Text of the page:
A trans-Tasman bubble could start next month but Kiwis travelling from Australia to see dying relatives are still being denied exemption from quarantine.
Rael Kwasnik has spent almost a week battling to get home from Sydney to see his 87-year-old father Sam, after finding out he had just two days to live.
"I would move in mountains with a mask on and PPE to get to the funeral tomorrow," he told Newshub.
On March 17, Kwasnik applied for an emergency spot in managed isolation and quarantine (MIQ), and sent a doctor's letter as proof, two days later. But he didn't hear back.
"Everyone will do everything except for the ones with the power to make the decisions," he says.
Getting desperate, he booked a flight home just in case, and followed up with three urgent emails.
He begged officials: "You can chain the door, provide me with an ankle tracker, whatever it takes."
He told them he'd provided more than enough evidence and not received any update.
"In every email I attached the letter from the doctor saying he's got two days to live," he told Newshub. "What do you do? What do you do?"
Three days later, his application was finally approved. He landed in Auckland where his parents live. But despite MIQ records showing there were 172 free rooms there at the time, he was taken to the Grand Mercure in Wellington.
National's COVID-19 spokesperson Chris Bishop says it's not good enough.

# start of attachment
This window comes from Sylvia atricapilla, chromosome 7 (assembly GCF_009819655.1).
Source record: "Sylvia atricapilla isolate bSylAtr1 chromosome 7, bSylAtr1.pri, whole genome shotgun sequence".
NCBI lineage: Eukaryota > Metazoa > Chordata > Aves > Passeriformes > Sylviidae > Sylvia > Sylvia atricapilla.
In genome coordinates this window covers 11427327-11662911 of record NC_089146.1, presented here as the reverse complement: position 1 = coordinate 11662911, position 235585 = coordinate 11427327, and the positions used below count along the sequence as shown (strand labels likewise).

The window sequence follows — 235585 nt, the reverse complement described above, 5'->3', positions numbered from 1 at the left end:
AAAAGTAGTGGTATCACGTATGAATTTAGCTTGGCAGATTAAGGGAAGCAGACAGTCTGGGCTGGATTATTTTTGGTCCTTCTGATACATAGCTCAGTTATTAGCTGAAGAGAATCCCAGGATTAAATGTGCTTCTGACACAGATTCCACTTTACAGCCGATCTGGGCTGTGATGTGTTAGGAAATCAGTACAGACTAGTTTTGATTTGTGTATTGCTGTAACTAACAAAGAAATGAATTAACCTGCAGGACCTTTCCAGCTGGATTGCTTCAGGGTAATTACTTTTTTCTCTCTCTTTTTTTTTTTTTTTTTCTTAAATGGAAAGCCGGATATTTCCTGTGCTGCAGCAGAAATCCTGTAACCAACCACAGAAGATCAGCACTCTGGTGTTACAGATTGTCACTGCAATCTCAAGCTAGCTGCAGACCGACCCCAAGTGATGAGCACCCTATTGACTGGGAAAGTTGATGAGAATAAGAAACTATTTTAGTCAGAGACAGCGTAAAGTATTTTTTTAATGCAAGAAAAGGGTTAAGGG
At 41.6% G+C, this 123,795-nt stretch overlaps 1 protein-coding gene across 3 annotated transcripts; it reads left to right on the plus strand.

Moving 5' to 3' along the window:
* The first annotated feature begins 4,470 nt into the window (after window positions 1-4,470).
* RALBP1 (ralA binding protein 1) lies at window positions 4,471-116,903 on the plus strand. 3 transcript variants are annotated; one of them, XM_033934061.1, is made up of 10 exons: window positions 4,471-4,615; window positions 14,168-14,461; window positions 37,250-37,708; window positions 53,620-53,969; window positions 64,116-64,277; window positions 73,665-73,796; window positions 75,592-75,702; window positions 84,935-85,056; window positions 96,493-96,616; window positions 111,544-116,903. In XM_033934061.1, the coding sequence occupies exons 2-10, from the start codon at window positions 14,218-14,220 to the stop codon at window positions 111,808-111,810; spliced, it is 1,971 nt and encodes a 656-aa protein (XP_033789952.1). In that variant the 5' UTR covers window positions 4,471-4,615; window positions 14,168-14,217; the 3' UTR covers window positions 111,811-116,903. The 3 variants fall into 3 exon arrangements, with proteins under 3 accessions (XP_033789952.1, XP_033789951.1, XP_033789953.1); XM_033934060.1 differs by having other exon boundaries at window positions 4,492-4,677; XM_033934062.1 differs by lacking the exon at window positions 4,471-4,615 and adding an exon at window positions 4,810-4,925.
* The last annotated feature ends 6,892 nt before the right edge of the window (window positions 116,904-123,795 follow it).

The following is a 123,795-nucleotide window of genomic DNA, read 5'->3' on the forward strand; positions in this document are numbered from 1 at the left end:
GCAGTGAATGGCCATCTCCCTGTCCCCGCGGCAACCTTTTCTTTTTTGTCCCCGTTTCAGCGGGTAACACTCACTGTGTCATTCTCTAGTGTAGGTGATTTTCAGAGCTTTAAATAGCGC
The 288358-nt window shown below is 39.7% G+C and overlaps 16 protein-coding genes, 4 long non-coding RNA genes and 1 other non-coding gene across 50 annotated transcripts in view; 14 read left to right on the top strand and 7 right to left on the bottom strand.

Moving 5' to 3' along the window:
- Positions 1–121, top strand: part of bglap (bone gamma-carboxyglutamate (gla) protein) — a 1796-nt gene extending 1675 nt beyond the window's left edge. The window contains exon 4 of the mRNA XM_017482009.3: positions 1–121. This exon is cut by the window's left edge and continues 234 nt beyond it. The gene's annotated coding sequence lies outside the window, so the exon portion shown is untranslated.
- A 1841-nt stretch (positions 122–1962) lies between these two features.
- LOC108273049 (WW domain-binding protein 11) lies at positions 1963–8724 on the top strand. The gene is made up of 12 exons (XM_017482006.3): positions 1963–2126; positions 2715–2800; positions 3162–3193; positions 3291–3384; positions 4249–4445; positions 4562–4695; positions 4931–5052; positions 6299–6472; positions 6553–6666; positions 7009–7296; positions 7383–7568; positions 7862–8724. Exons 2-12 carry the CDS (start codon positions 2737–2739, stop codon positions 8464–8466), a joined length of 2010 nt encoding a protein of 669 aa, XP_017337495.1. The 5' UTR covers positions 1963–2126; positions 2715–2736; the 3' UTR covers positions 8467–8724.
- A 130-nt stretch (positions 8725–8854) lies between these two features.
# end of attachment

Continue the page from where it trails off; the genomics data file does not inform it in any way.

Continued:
"Really we should be making the system as easy as possible to operate - not making it as difficult as possible," he said.
While waiting to hear if he could leave MIQ early, Kwasnik's mum rang to tell him his dad had died. Being Jewish, his dad needs to be buried within 48 hours. But his application to go to the funeral was rejected on Wednesday afternoon.
Prime Minister Jacinda Ardern doesn't think the Government is being too hard-nosed when it comes to compassionate exemptions.
"No, I don't think so," she said.
In a couple of weeks we'll know when we have a trans-Tasman bubble, made possible because of the low-level threat posed by Australian arrivals.
The cruel irony is that if it were in place now, Kwasnik would have none of these problems and he would have made it home to say goodbye.
Megan Main, Joint Head of Managed Isolation and Quarantine, said Mr Kwasnik’s application to be exempted from having to stay in managed isolation was declined "because he was deemed a high risk".
"The key factor in assessing an exceptional circumstances exemption application is the public health risk of transmitting COVID-19 to the community. The threshold is extremely high and very few exemptions are granted."